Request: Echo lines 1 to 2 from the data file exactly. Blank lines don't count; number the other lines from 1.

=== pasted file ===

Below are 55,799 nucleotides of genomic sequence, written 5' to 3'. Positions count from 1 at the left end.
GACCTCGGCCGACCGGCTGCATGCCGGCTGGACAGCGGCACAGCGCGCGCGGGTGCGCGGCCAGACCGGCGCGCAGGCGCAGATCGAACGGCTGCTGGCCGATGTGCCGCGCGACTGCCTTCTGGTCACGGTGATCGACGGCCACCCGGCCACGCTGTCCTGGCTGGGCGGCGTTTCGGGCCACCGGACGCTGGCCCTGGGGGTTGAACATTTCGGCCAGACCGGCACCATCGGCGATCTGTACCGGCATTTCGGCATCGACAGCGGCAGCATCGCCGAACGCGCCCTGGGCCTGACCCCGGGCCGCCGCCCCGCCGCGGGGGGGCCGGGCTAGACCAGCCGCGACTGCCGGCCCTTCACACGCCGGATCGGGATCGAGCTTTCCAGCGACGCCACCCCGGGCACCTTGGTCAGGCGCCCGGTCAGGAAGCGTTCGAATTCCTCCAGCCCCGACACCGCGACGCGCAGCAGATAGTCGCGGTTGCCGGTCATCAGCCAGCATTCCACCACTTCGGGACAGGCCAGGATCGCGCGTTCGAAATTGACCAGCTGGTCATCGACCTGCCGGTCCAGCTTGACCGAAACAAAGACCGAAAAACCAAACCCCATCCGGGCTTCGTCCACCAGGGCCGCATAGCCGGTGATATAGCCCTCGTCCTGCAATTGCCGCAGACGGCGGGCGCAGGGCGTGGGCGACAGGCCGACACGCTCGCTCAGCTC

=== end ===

Below are 55,799 nucleotides of genomic sequence, written 5' to 3'. Positions count from 1 at the left end.
GACCTCGGCCGACCGGCTGCATGCCGGCTGGACAGCGGCACAGCGCGCGCGGGTGCGCGGCCAGACCGGCGCGCAGGCGCAGATCGAACGGCTGCTGGCCGATGTGCCGCGCGACTGCCTTCTGGTCACGGTGATCGACGGCCACCCGGCCACGCTGTCCTGGCTGGGCGGCGTTTCGGGCCACCGGACGCTGGCCCTGGGGGTTGAACATTTCGGCCAGACCGGCACCATCGGCGATCTGTACCGGCATTTCGGCATCGACAGCGGCAGCATCGCCGAACGCGCCCTGGGCCTGACCCCGGGCCGCCGCCCCGCCGCGGGGGGGCCGGGCTAGACCAGCCGCGACTGCCGGCCCTTCACACGCCGGATCGGGATCGAGCTTTCCAGCGACGCCACCCCGGGCACCTTGGTCAGGCGCCCGGTCAGGAAGCGTTCGAATTCCTCCAGCCCCGACACCGCGACGCGCAGCAGATAGTCGCGGTTGCCGGTCATCAGCCAGCATTCCACCACTTCGGGACAGGCCAGGATCGCGCGTTCGAAATTGACCAGCTGGTCATCGACCTGCCGGTCCAGCTTGACCGAAACAAAGACCGAAAAACCAAACCCCATCCGGGCTTCGTCCACCAGGGCCGCATAGCCGGTGATATAGCCCTCGTCCTGCAATTGCCGCAGACGGCGGGCGCAGGGCGTGGGCGACAGGCCGACACGCTCGCTCAGCTC